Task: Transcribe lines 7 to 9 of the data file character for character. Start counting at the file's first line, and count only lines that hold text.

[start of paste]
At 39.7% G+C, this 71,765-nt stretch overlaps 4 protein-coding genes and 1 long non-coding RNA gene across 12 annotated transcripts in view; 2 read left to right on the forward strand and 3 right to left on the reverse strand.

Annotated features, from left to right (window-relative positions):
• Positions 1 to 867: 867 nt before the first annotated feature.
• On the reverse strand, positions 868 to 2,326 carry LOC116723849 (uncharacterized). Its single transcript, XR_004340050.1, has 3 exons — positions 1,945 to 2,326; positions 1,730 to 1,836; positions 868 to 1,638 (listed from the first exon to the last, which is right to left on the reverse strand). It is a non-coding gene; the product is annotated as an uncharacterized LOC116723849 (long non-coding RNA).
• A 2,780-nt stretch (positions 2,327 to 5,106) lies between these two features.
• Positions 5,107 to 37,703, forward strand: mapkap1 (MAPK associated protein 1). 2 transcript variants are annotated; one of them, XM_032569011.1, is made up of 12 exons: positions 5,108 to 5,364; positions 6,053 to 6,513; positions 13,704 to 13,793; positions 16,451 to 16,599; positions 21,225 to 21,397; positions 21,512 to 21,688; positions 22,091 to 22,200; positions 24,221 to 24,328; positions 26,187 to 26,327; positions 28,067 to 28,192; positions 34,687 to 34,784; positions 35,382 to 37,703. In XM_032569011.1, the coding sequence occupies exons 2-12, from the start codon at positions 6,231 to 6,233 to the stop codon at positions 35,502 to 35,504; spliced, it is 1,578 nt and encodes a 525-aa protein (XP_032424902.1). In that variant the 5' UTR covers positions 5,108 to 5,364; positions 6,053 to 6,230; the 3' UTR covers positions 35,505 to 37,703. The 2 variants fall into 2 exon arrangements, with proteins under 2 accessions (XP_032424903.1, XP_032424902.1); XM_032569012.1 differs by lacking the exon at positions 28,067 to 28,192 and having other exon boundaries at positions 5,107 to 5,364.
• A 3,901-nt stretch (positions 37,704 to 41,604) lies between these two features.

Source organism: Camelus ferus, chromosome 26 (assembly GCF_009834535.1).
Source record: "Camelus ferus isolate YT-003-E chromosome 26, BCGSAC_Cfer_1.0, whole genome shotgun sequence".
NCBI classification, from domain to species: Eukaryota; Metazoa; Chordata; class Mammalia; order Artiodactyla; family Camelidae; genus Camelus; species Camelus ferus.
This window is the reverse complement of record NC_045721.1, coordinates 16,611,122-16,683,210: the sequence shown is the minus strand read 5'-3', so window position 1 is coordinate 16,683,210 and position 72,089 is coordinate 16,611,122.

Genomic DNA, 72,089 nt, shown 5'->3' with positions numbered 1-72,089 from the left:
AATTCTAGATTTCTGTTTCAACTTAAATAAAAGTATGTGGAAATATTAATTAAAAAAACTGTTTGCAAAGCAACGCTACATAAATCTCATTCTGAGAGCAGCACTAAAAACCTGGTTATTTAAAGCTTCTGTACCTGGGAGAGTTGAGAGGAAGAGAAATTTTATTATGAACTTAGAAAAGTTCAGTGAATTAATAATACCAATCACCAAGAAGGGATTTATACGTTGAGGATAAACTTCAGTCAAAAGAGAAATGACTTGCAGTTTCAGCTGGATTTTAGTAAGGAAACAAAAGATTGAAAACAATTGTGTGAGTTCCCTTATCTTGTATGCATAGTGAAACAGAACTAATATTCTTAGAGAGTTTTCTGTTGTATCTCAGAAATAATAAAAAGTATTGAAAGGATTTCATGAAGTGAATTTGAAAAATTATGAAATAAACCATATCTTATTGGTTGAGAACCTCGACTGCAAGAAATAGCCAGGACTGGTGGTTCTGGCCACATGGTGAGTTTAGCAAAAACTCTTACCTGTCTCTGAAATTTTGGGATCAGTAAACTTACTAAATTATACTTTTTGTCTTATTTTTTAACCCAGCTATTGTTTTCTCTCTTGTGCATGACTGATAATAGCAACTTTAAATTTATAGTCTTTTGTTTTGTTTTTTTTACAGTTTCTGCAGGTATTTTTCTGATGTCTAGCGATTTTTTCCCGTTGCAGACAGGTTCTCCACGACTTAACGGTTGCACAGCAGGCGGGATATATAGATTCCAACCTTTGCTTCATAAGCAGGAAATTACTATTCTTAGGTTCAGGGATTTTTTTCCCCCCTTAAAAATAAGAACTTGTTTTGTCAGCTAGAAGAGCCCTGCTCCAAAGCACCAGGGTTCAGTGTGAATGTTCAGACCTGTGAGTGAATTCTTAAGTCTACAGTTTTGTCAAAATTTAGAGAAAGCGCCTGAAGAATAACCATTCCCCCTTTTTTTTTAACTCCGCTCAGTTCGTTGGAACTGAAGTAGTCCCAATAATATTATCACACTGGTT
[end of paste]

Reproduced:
• A 3,901-nt stretch (positions 37,704 to 41,604) lies between these two features.

Source organism: Camelus ferus, chromosome 26 (assembly GCF_009834535.1).
Source record: "Camelus ferus isolate YT-003-E chromosome 26, BCGSAC_Cfer_1.0, whole genome shotgun sequence".